Should I start building credit while at college? The dos and don'ts of early credit building

Starting to build credit in college can be a great way to get a jumpstart on your financial future, as long as you’re responsible and mindful of the consequences.

Credit building can seem like a daunting task while still in school, however taking advantage of this time period and learning your way around credit management now will set you up for success later down the road. 

In this post, we'll explore why it's important for young adults starting college to consider building their credit sooner rather than later, offering guidelines on how to effectively build credit responsibly while at school. 

What is credit and why is it important?

Credit refers to the ability of an individual or organization to buy goods or services with the promise of paying for them later. It's a crucial tool that enables people to make significant purchases such as homes, cars, and education – expenses that most of us don’t have the funds to cover in our current accounts. 

Good credit history is essential when applying for loans, credit cards, or mortgages, as it demonstrates to lenders that you are responsible in repaying debts. As a student, it might feel a bit soon to be thinking about this. However, the earlier you start responsibly building your credit score, the easier it will be for you to buy those larger items more quickly after you graduate.

Learn how to responsibly manage your credit

Maintaining good credit is vital for a secure financial future, as it opens up doors for opportunities that would otherwise be unavailable with poor credit history. In order to have good credit, you need to make sure that you’re borrowing responsibly, and within your means – putting everything on a credit card because you’ve spent all your student loan in the first week isn’t the right way to go.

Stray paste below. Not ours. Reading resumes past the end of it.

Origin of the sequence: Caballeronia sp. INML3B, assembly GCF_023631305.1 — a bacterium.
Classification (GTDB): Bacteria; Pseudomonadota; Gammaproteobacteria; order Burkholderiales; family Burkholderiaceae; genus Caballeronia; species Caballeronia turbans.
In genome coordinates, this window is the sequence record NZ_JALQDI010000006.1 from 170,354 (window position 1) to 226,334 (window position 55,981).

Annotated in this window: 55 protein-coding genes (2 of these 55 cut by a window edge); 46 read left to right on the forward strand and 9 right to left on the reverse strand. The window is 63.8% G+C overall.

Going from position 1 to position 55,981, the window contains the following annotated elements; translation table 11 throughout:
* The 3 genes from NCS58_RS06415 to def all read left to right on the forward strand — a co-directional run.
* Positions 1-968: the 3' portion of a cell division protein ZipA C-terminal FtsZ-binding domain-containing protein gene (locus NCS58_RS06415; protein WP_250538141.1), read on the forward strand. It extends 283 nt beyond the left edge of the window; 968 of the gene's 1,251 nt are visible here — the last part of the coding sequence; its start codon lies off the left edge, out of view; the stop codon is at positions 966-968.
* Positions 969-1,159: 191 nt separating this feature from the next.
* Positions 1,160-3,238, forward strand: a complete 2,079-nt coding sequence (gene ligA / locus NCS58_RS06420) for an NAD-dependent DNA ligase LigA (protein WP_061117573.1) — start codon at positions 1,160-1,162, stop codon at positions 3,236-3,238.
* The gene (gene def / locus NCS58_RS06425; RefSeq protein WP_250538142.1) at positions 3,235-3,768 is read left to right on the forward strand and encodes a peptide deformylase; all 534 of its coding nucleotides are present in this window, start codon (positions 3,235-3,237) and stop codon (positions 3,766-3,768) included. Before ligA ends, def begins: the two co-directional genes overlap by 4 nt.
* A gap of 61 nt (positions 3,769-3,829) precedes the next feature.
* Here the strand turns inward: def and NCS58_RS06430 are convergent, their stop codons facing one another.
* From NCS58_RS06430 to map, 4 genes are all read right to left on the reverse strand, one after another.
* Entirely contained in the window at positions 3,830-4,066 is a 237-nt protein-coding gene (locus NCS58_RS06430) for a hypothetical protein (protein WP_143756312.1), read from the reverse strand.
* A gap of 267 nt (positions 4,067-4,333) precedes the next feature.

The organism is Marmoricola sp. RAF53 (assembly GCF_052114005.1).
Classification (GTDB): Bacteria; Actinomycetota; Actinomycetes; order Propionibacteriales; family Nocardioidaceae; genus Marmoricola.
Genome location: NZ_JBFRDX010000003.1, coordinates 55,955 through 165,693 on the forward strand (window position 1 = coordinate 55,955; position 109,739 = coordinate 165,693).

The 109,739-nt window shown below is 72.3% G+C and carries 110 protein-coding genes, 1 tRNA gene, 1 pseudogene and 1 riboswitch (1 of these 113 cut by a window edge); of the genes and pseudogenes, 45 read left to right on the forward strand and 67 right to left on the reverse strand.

Instead, use a credit card to pay off things you can afford. For example, you might choose to put your transport costs on there, as that’s a regular payment. You can then set up your current account to pay your credit card off straight away. Whilst it might seem like you should just use your debit card in this case, using your credit card builds up a good credit history, with little or no risk to you, so long as you have the funds in place to pay it off.

Don’t spend beyond your means

When thinking about starting out on your credit journey, it’s important to be fully informed about the commitment you’re making. You need to be a responsible person to manage borrowing above your means. So, don’t be tempted to put everything on credit just because you can, or to stretch your spending out until your student loan comes in.

Instead, focus on budgeting wisely so that your expenses are within your financial limits. Although you might have some income from a part-time job, that doesn’t mean you should go out and overspend. Keeping your outgoings under control sets you up for healthy financial habits moving forward.

In conclusion

As a student, a credit card should only really be used as a way of building a good credit score, or for emergencies. That way, you can ensure you’re in a strong financial position when you finish college, rather than having a poor credit score that follows you for years to come.

Skyler Watkins
Skyler Watkins is an aspiring author and editor located in Columbus, Ohio.
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